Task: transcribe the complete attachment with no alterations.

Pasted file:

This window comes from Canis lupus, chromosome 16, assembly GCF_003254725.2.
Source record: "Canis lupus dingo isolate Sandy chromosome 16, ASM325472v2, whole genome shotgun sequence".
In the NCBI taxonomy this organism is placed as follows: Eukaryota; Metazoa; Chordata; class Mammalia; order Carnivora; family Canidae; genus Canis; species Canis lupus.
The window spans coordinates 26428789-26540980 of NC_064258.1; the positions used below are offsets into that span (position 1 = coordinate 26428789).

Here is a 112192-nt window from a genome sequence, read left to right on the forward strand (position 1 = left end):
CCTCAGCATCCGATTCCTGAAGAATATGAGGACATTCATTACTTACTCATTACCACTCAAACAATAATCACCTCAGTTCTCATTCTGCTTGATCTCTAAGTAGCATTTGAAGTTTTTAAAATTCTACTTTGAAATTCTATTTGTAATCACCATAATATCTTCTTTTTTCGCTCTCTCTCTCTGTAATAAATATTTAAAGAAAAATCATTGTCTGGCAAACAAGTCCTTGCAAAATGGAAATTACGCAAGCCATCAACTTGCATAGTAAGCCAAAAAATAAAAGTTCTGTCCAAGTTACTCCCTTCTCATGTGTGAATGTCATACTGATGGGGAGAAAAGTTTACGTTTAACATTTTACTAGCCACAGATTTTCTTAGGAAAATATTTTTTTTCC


This window comes from Canis lupus, chromosome 16, assembly GCF_003254725.2.
Source record: "Canis lupus dingo isolate Sandy chromosome 16, ASM325472v2, whole genome shotgun sequence".
In the NCBI taxonomy this organism is placed as follows: Eukaryota; Metazoa; Chordata; class Mammalia; order Carnivora; family Canidae; genus Canis; species Canis lupus.
The window spans coordinates 26428789-26540980 of NC_064258.1; the positions used below are offsets into that span (position 1 = coordinate 26428789).

Here is a 112192-nt window from a genome sequence, read left to right on the forward strand (position 1 = left end):
CCTCAGCATCCGATTCCTGAAGAATATGAGGACATTCATTACTTACTCATTACCACTCAAACAATAATCACCTCAGTTCTCATTCTGCTTGATCTCTAAGTAGCATTTGAAGTTTTTAAAATTCTACTTTGAAATTCTATTTGTAATCACCATAATATCTTCTTTTTTCGCTCTCTCTCTCTGTAATAAATATTTAAAGAAAAATCATTGTCTGGCAAACAAGTCCTTGCAAAATGGAAATTACGCAAGCCATCAACTTGCATAGTAAGCCAAAAAATAAAAGTTCTGTCCAAGTTACTCCCTTCTCATGTGTGAATGTCATACTGATGGGGAGAAAAGTTTACGTTTAACATTTTACTAGCCACAGATTTTCTTAGGAAAATATTTTTTTTCC